Google’s Right Rail Ads Are Gone. What Now?
From a marketer’s point of view, Google ridding itself of right-rail ads may be a good thing. On Tuesday, I searched on my desktop computer for “insurance” and had to scroll down, down, down to find the first organic search result. On a less common search term, however, only organic terms popped up in the main listing, but I did see ads to the right — just not in the right rail.
While Google’s official blogs didn't talk about the changes, a Googler did talk to Search Engine Land, according to the publication’s post on Friday. It reads: “Ads will not appear on the right side of desktop search results, with two exceptions: Product Listing Ad (PLA) boxes, which show either above or to the right of search results [and] ads in the Knowledge Panel.”
And since then, vendors sent reactions about it to Target Marketing.
“From Google’s perspective, these changes benefit searchers by putting more focus on ‘more up-to-date’ results, which just so happen to be paid ads that can be updated nearly instantaneously, as opposed to organic results which take longer to impact rankings,” says Dave Ragals, global managing director of search at IgnitionOne, in a statement emailed to Target Marketing on Tuesday. “For advertisers, it means greater pressure to be above the fold, which means higher CPCs. While some advertisers may find some value in the bottom-of-the-page results, the CPC spread between Positions 4 (for queries that display four ads above the organic listings) and [Position] 5 could be significant.”
What Ragals means by “bottom-of-the-page results” is this:
Totaled up, I saw seven paid ad results for my “insurance” query, three Google Places listings, three Google News items and nine organic results (the top two of which were the top two paid ads above the fold).
As for my “how to be a gentleman” search (I’m curious about how many men look this up) I got a right-side result in what Google calls the “Knowledge Panel.” (Notice that’s not the usual terminology of “fact box”? Perhaps that's because of the "sponsored" possibilities?)
Ben Kirshner, CEO at Elite SEM, sent these insights to Target Marketing on Monday:
- Does This Create a Supply and Demand Issue for Marketers? Yes, it takes away a lot of real estate for text ads. So the paid ads on top of the organic search results will get even more important. Google is moving the first four paid listings to the top of the page, where there used to be only three. I expect a lot of advertisers will make a run for these four spots, because they are far more effective. That could increase the pricing dramatically. On the other hand – with all clicks now driven to the top ads, CTRs (click through rates) are bound to increase, which will boost overall quality scores and drive CPC (cost per click) back down. We’ll need to watch this closely to see which way it goes.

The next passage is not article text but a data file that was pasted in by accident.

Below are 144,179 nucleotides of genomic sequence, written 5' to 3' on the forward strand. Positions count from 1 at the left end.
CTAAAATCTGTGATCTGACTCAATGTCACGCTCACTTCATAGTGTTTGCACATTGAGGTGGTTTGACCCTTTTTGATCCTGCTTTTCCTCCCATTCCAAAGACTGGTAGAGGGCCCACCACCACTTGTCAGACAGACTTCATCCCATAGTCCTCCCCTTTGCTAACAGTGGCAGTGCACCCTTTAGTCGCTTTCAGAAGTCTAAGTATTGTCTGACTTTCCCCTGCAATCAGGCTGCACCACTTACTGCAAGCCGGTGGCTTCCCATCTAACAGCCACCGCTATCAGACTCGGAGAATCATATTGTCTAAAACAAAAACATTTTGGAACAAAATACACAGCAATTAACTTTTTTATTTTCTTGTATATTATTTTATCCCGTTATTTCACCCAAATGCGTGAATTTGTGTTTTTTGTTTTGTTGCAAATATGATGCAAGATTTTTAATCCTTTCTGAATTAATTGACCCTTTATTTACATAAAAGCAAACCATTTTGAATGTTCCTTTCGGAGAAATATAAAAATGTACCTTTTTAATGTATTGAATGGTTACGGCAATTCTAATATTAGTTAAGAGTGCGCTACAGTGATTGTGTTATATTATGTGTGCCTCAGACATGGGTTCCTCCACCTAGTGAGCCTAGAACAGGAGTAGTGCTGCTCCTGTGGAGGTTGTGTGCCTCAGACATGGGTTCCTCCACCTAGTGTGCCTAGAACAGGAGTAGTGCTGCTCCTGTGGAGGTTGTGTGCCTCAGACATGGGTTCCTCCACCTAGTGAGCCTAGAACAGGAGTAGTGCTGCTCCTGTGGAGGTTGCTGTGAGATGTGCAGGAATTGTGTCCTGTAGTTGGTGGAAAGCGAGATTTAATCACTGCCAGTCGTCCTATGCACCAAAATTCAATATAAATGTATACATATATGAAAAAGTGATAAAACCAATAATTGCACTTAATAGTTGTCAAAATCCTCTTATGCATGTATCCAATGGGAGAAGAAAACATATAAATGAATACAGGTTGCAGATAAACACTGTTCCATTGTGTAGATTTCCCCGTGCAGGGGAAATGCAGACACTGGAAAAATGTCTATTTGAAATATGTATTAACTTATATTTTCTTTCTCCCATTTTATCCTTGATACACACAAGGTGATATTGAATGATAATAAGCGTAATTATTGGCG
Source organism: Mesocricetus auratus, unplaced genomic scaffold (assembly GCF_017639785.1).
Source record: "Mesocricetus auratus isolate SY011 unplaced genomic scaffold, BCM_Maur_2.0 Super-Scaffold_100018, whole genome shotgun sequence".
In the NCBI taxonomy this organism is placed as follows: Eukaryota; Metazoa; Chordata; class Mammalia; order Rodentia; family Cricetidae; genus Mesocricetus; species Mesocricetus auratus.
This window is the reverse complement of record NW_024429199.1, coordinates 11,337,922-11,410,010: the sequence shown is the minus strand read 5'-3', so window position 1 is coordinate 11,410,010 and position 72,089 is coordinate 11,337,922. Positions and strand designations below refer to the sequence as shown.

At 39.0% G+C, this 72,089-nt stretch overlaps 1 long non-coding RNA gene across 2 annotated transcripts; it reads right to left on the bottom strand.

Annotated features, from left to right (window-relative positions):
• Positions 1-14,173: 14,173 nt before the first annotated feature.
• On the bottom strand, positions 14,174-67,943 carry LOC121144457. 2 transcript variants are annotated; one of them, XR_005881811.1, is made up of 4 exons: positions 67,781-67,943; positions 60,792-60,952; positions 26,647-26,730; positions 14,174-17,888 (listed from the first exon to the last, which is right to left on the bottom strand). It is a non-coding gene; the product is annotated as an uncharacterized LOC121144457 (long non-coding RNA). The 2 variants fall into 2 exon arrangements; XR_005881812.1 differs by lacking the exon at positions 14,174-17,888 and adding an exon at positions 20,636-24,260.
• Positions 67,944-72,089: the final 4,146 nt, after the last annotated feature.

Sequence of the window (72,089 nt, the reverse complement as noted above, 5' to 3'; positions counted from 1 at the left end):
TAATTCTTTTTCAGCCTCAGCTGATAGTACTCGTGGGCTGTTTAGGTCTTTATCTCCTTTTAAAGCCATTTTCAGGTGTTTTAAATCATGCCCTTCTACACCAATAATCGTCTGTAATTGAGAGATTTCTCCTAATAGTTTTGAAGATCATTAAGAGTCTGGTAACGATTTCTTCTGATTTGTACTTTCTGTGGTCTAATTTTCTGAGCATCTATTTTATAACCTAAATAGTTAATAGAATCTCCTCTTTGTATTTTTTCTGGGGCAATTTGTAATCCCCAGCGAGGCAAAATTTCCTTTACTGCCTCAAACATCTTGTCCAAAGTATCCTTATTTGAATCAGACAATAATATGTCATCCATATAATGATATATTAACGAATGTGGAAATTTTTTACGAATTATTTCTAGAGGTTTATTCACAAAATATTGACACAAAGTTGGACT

- Is There More Change to Come? I expect Google to move shopping ads into the right-rail space that’s now vacant. That could be very good news for e-commerce advertisers, who typically get a higher return from the right rail. The top gets the most clicks, but they tend to be the impulse of window shoppers; whereas, the right rail attracts people who study the fine print to make an informed decision. They make their clicks count. From a conversion standpoint, in terms of ROI, the right rail beats the top for e-commerce shopping ads by more than 3-to-1.
- Will This Affect Organic Search Traffic, As Well? No question about it. Taking SEO steps to secure your company’s Knowledge Graph just became even more important. All user attention to that right-side real estate will now go directly to shopping ads and company Knowledge Graphs.
- How Does This Affect or Relate to Mobile? Advertisers have to remember to keep a sharp eye on mobile pricing to avoid getting caught up in the rush of this announcement. Fluctuations resulting from this change will most likely affect mobile spend and performance – exactly how is yet to be determined.
- What Practical Steps Can Marketers Take to Manage the Change? You can start by turning off or closely monitoring automated bidding platforms for now. Bid tools will be slow to catch up as their algorithms adjust to a new reality; it’s going to take a while for a new baseline to establish. Until then, fluctuations could really undermine your search performance. Going manual restores strategy to the process.
- What Do You Consider the Most Important Takeaway? [The] landing page experience is now even more essential – if marketers focus on conversions and CRO (conversion rate optimization) on their landing pages, they will ensure a positive user experience (thus, [a] higher quality score and lower cost per click), and drive more ROI from their search campaigns. Ultimately, that’s what matters.
What do marketers think about the loss of the right rail? For marketers who really want to get into the weeds with this change, there's "FAQ: All About the Changes to Google’s Ad Layout on Desktop Search Results." And for a more cynical look, check out "Google Makes Desktop Search Look More Mobile-ish to Milk More Shopping-Ads Cash."
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Related story: 11 Steps for Google’s New Shopping Campaigns